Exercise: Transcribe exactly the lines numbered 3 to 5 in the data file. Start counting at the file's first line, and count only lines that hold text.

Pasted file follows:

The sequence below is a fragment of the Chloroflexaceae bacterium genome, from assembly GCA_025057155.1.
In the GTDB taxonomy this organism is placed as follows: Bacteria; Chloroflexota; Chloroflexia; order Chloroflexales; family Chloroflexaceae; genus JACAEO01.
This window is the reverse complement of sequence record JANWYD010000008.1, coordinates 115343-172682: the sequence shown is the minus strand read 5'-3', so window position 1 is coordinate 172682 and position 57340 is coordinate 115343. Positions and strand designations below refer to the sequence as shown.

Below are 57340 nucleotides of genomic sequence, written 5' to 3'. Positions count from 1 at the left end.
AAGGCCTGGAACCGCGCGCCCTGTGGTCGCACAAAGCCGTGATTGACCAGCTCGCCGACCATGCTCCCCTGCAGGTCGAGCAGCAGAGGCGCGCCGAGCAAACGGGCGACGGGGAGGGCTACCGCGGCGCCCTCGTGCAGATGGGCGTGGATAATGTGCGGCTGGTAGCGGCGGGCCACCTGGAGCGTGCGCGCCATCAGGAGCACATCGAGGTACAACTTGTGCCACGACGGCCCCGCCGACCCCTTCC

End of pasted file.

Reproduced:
This window is the reverse complement of sequence record JANWYD010000008.1, coordinates 115343-172682: the sequence shown is the minus strand read 5'-3', so window position 1 is coordinate 172682 and position 57340 is coordinate 115343. Positions and strand designations below refer to the sequence as shown.

Below are 57340 nucleotides of genomic sequence, written 5' to 3'. Positions count from 1 at the left end.
AAGGCCTGGAACCGCGCGCCCTGTGGTCGCACAAAGCCGTGATTGACCAGCTCGCCGACCATGCTCCCCTGCAGGTCGAGCAGCAGAGGCGCGCCGAGCAAACGGGCGACGGGGAGGGCTACCGCGGCGCCCTCGTGCAGATGGGCGTGGATAATGTGCGGCTGGTAGCGGCGGGCCACCTGGAGCGTGCGCGCCATCAGGAGCACATCGAGGTACAACTTGTGCCACGACGGCCCCGCCGACCCCTTCC